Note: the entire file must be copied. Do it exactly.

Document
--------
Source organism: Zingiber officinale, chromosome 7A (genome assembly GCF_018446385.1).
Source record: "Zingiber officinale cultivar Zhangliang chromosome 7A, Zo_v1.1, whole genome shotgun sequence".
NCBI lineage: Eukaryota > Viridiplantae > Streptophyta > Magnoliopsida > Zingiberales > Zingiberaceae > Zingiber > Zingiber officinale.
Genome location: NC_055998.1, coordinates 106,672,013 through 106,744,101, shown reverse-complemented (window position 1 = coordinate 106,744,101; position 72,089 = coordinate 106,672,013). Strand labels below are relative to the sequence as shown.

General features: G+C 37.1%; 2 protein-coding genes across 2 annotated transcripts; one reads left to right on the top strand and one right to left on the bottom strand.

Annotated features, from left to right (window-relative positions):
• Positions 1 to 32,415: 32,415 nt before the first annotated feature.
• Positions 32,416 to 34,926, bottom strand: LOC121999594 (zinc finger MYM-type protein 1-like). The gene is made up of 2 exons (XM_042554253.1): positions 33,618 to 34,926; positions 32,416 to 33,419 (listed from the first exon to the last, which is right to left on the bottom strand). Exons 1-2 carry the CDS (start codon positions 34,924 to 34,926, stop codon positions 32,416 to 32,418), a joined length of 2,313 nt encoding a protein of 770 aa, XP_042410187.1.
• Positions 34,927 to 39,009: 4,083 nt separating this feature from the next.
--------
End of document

Source organism: Zingiber officinale, chromosome 7A (genome assembly GCF_018446385.1).
Source record: "Zingiber officinale cultivar Zhangliang chromosome 7A, Zo_v1.1, whole genome shotgun sequence".
NCBI lineage: Eukaryota > Viridiplantae > Streptophyta > Magnoliopsida > Zingiberales > Zingiberaceae > Zingiber > Zingiber officinale.
Genome location: NC_055998.1, coordinates 106,672,013 through 106,744,101, shown reverse-complemented (window position 1 = coordinate 106,744,101; position 72,089 = coordinate 106,672,013). Strand labels below are relative to the sequence as shown.

General features: G+C 37.1%; 2 protein-coding genes across 2 annotated transcripts; one reads left to right on the top strand and one right to left on the bottom strand.

Annotated features, from left to right (window-relative positions):
• Positions 1 to 32,415: 32,415 nt before the first annotated feature.
• Positions 32,416 to 34,926, bottom strand: LOC121999594 (zinc finger MYM-type protein 1-like). The gene is made up of 2 exons (XM_042554253.1): positions 33,618 to 34,926; positions 32,416 to 33,419 (listed from the first exon to the last, which is right to left on the bottom strand). Exons 1-2 carry the CDS (start codon positions 34,924 to 34,926, stop codon positions 32,416 to 32,418), a joined length of 2,313 nt encoding a protein of 770 aa, XP_042410187.1.
• Positions 34,927 to 39,009: 4,083 nt separating this feature from the next.